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Sundance Film Festival: 'Bhutto' and 'Killer Inside Me'

Sundance Film Festival: 'Bhutto' and 'Killer Inside Me'

The movie Bhutto is a stunning documentary. Michael Winterbottom's Killer Inside Me has been the most polarizing film at Sundance in a long time. Starring heavy hitters like Casey Affleck, Jessica Alba and Kate Hudson, the drama is based on the 1952 Jim Thompson novel. Ricki Lake, and a Real Housewives of New Jersey, attended the 8: The Mormon Propositionscreening.

I still remember hearing the late 2007 news’ report about the assassination of Benazir Bhutto, the first woman elected to lead a Muslim state. The controversial Pakistani Prime Minister had come out of exile to lead her country back to some semblance of prosperity, and she was gunned down. The movie Bhutto is a stunning documentary, which chronicles the last 45 years of struggle in that region and the rise and eventual fall of Bhutto and her legendary father, Zulifikar.

The film explains the interests of all the Pakistani neighbors, as well as the internal strife, which led to multiple coups over the years. It offers a timeline of the events leading to her death with extensive footage, photos and audio recordings she made over years. She was an incredibly smart, articulate, committed woman in a man's world. I encourage everyone to see this film. 

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Another film I caught at the festival caused quite a stir.  Michael Winterbottom's Killer Inside Me has been the most polarizing film at Sundance in a long time. Starring heavy hitters like Casey Affleck, Jessica Alba and Kate Hudson, the drama is based on the 1952 Jim Thompson novel of the same name, and remained brutally faithful to the material. Affleck is a clean-cut, disarmingly polite, brutal killer. And while many films depict violence, this one is particularly graphic and violent toward the female leads. It reminded me of the way I felt when I left Natural Born Killers; anxious, pensive, disturbed, yet certainly entertained. People were buzzing in either a love/hate direction. I think it was well done, but nevertheless, hard to watch. And I question whether US moviegoers are willing to watch a beautiful woman get beat to death, regardless of circumstance.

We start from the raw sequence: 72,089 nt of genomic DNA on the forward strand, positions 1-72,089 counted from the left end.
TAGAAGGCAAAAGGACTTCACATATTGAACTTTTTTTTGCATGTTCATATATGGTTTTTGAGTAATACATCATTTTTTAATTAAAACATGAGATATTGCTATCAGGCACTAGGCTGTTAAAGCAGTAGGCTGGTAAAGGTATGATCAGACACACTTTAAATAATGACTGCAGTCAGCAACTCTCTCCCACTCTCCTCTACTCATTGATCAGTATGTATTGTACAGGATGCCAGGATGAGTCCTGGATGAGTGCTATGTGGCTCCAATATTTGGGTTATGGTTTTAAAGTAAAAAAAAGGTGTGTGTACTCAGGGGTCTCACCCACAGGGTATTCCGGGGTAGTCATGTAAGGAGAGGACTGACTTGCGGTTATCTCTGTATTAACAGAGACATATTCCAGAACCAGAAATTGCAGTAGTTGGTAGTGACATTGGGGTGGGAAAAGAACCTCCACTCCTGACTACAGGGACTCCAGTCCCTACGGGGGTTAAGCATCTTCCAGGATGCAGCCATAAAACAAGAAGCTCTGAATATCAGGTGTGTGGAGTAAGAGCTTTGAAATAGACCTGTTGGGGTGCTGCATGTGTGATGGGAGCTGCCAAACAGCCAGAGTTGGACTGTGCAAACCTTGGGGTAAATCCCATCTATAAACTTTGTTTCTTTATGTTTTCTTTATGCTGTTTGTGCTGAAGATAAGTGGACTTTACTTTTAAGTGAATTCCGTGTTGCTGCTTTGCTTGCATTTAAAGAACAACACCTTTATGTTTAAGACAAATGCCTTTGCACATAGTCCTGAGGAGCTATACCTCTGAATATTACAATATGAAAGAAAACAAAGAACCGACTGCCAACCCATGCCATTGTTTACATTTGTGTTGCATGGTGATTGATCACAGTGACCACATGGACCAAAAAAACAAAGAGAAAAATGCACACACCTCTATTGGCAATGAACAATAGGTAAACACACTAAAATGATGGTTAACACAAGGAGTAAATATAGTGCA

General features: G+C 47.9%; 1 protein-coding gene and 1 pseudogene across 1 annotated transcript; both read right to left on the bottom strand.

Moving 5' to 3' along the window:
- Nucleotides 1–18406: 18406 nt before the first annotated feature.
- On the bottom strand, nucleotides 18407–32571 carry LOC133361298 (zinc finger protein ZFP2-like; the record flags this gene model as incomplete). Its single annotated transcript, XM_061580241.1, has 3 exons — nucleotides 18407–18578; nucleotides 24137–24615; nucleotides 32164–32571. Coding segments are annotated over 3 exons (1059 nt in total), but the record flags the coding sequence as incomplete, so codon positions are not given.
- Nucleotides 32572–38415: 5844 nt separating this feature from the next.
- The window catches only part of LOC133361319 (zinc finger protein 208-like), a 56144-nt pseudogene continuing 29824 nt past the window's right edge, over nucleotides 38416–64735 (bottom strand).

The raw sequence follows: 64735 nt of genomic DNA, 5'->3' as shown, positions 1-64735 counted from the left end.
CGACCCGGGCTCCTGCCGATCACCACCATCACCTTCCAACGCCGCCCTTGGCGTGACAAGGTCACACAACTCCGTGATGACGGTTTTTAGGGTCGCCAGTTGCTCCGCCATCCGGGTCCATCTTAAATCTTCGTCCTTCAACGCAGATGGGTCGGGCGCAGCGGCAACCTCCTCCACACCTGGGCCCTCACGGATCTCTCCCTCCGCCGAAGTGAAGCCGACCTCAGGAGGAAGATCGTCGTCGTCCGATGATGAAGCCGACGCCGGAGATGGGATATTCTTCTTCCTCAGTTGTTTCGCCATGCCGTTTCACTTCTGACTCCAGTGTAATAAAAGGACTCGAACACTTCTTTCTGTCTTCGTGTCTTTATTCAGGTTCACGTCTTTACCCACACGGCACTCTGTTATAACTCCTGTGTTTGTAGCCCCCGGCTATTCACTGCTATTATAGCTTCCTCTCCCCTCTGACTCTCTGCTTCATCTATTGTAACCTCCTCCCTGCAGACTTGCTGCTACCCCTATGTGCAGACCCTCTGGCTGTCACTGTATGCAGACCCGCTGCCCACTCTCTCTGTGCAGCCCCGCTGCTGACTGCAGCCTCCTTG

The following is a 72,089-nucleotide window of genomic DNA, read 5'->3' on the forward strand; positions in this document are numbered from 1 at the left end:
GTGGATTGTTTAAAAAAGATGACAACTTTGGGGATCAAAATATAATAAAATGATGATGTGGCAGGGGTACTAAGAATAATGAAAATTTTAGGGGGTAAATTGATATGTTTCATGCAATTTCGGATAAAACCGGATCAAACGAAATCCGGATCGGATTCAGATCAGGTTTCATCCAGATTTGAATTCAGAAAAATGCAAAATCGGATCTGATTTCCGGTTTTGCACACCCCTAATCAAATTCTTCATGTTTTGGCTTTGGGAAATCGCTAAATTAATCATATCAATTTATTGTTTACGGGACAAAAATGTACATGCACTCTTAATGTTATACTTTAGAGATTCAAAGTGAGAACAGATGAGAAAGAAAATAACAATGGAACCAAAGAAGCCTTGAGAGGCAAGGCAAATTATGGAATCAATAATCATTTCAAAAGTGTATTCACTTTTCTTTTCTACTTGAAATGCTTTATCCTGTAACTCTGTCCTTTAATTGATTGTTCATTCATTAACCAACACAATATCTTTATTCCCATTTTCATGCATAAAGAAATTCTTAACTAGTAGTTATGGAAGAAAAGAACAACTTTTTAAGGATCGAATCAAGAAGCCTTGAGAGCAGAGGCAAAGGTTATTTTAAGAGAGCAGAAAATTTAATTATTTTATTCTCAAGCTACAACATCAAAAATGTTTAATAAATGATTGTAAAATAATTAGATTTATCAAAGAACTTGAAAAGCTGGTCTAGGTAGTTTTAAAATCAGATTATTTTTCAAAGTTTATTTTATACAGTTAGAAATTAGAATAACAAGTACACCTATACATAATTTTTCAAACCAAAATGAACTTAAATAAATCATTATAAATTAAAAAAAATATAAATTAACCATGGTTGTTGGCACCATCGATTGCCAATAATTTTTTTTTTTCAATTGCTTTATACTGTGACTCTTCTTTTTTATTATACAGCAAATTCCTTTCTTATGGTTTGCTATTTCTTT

In other controversial movie news...following the screening of 8: The Mormon Proposition, Human Rights Campaign and Queer Lounge partnered to throw a top notch event.  Ricki Lake came, as did one of those from the Real Housewives of New Jersey (although they all blend to me).  Joe Solmonese, the President of the HRC and local public officials, including the Salt Lake County mayor who is running for Governor of Utah mingled with a 300-plus crowd. They had a couple photos from No on 8 rallies in Utah and Los Angeles blown up, and one had a woman holding a sign saying, "It's not over," which is exactly how we all feel. Filmmaker Reed Cowan attended and spoke passionately about our fight ahead.

Get more coverage of this year's Sundance from Jenn here!

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Jenn Kennedy